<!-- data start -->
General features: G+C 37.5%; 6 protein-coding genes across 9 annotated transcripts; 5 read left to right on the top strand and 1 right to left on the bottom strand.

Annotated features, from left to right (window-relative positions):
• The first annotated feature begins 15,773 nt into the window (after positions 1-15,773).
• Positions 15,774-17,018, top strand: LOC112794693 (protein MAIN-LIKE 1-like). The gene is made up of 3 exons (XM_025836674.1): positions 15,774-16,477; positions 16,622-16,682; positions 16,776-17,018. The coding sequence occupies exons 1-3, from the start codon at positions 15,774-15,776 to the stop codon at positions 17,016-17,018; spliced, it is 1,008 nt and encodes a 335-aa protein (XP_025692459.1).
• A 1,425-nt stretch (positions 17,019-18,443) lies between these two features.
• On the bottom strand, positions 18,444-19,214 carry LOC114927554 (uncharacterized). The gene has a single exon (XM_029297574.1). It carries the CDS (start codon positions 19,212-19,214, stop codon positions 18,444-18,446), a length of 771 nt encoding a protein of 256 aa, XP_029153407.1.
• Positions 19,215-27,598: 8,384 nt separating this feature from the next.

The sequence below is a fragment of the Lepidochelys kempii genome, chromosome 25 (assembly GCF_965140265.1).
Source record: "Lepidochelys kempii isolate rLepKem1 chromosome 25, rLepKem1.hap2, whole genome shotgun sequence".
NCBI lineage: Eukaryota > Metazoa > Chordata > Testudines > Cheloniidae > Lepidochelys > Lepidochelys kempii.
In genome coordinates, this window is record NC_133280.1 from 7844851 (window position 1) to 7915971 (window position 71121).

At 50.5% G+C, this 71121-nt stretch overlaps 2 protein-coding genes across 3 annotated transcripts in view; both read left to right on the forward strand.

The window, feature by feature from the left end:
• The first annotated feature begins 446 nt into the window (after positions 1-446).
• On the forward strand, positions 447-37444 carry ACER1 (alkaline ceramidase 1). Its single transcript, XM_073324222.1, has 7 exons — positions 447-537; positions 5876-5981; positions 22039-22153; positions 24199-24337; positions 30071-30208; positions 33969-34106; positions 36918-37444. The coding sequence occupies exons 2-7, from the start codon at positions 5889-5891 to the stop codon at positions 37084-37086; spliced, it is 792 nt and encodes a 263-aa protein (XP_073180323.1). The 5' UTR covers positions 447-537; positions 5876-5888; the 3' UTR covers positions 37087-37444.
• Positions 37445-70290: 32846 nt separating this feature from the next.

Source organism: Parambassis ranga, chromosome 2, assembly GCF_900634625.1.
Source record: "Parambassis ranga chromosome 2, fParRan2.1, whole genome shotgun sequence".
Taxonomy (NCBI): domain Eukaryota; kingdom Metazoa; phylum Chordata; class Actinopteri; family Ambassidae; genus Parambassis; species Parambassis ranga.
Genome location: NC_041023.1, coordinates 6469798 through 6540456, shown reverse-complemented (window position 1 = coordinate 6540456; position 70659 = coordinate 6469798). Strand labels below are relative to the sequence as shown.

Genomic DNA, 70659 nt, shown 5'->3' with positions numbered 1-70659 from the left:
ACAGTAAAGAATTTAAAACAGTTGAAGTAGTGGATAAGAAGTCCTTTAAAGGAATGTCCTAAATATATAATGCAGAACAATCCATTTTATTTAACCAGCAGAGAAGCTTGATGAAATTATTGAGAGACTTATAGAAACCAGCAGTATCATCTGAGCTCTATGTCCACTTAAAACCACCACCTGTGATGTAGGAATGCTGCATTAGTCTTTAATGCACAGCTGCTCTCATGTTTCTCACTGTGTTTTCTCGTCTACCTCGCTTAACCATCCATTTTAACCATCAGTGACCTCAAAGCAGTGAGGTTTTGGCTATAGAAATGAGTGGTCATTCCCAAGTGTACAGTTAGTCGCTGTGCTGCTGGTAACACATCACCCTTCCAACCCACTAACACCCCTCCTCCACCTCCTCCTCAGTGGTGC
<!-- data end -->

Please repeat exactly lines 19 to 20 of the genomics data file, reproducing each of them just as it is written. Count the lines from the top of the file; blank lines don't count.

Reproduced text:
Taxonomy (NCBI): domain Eukaryota; kingdom Metazoa; phylum Chordata; class Actinopteri; family Ambassidae; genus Parambassis; species Parambassis ranga.
Genome location: NC_041023.1, coordinates 6469798 through 6540456, shown reverse-complemented (window position 1 = coordinate 6540456; position 70659 = coordinate 6469798). Strand labels below are relative to the sequence as shown.